Finally, I’d like to urge this committee to look at some additional actions that can improve the health of our communities. That Counselor study found that residents often did not receive information on projected exposure, or times when emissions would be at their peak. That information is vital for people to make decisions about their health – the dose makes the poison, and if people can take actions to lower their exposure, we should give them the tools to do so. I can see a dust storm and stay inside, but we need special cameras to detect the presence of oil and gas emissions. It’s also important that we have more transparency around emissions compliance – during our last state legislative session we gave our environmental improvement board the authority to deny permits to producers who have not complied with regulations, but this information is often tough to find and not standardized. This is to underline that while state action is possible, we need strong federal actions, and really action at all levels to support this goal.

            Again, I’d like to thank the EPA for addressing this critical issue. Increased commitment to methane emissions is important for the health the environment and all people, but especially for New Mexico and our historically underrepresented communities. New Mexicans have been begging for action, and I hope that this rule is a first step in a comprehensive process to protect our health and our environment.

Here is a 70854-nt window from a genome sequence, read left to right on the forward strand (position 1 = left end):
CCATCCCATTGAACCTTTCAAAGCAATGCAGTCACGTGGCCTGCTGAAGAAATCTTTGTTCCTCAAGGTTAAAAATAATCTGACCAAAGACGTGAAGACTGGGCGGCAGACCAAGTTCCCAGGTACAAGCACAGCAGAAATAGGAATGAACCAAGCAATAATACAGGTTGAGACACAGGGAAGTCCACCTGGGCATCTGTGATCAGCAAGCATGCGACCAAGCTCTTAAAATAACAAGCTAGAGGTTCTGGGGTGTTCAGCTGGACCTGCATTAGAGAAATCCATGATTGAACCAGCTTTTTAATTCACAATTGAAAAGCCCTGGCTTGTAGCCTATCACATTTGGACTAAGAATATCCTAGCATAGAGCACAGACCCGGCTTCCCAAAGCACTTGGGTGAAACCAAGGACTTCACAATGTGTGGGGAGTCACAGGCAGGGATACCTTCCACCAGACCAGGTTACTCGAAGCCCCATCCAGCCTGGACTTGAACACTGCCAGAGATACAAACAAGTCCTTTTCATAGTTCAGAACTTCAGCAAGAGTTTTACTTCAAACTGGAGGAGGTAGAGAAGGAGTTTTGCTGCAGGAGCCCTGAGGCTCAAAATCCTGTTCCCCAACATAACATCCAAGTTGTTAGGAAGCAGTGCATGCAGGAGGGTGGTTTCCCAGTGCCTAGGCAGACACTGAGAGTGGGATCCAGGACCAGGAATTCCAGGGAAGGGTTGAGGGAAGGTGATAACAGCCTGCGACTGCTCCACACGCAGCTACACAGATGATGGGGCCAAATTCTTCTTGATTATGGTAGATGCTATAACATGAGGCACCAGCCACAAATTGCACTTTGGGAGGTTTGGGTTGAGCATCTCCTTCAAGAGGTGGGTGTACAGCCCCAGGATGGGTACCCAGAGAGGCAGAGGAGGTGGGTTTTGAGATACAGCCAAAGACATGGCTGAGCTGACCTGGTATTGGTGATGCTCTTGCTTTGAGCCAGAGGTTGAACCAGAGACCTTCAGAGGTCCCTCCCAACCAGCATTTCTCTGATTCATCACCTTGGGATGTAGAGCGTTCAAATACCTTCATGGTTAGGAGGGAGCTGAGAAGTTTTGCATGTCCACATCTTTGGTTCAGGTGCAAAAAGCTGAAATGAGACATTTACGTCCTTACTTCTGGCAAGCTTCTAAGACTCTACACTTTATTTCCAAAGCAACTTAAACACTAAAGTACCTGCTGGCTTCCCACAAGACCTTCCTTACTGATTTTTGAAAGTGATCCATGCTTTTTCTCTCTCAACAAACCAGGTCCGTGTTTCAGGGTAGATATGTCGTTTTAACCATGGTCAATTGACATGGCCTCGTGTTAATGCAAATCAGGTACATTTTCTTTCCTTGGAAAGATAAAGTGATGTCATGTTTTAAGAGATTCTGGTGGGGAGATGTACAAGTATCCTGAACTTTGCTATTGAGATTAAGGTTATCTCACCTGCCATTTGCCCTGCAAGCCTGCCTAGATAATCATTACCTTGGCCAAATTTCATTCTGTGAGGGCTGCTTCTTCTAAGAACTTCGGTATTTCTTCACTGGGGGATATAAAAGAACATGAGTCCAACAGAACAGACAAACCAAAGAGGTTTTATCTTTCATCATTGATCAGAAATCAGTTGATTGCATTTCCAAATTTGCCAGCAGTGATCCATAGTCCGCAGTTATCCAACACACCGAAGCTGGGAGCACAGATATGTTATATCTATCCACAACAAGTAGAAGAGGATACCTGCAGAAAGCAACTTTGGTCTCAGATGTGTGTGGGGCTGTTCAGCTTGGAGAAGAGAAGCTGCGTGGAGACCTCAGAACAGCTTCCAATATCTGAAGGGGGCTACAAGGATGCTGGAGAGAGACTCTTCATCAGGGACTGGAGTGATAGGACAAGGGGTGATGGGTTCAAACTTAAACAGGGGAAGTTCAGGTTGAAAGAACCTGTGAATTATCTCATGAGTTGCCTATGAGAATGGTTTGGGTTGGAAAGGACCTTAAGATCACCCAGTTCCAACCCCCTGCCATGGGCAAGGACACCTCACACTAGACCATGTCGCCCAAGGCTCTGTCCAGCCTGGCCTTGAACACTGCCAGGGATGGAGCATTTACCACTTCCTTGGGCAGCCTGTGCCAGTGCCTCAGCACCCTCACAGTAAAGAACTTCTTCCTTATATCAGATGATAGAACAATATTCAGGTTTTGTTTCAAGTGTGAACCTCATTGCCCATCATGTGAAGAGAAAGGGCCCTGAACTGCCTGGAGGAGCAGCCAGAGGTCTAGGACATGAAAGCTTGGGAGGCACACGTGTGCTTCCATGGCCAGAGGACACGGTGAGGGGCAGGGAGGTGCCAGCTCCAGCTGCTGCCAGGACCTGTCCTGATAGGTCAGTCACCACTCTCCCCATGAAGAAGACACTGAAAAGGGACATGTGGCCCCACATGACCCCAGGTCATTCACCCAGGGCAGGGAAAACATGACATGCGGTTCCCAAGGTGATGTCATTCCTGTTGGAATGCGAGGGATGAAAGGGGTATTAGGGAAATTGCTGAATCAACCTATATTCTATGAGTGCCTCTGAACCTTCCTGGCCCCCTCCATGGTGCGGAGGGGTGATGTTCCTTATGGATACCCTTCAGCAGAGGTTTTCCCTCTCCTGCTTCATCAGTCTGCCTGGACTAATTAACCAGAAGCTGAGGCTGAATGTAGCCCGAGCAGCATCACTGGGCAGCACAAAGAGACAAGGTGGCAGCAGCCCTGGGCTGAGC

Health Action

It's Simple: Medications Don't Work if People Can't Afford Them

At Health Action NM, we've partnered with the New Mexico Coalition for Affordable Prescriptions, NMCAP, to advocate for the creation of a Prescription Drug Affordability Board to help ensure that New Mexicans can count on affordable medications. Here, Albuquerque resident Jeanne Hamrick explains how out-of-pocket expenses for her medication have impacted her life. With so many New Mexicans experiencing serious hardships due to the cost of their essential prescriptions, there has never been a better time for drug pricing reform.

Jeanne has Multiple Sclerosis and is struggling to pay the prescription costs for her essential medication. Watch the full story below.


Health Action

Happy New Year from Health Action NM!


Dear Health Action New Mexico Supporters,

Our HANM Board and Team extends our best wishes for a peaceful and safe New Year’s holiday.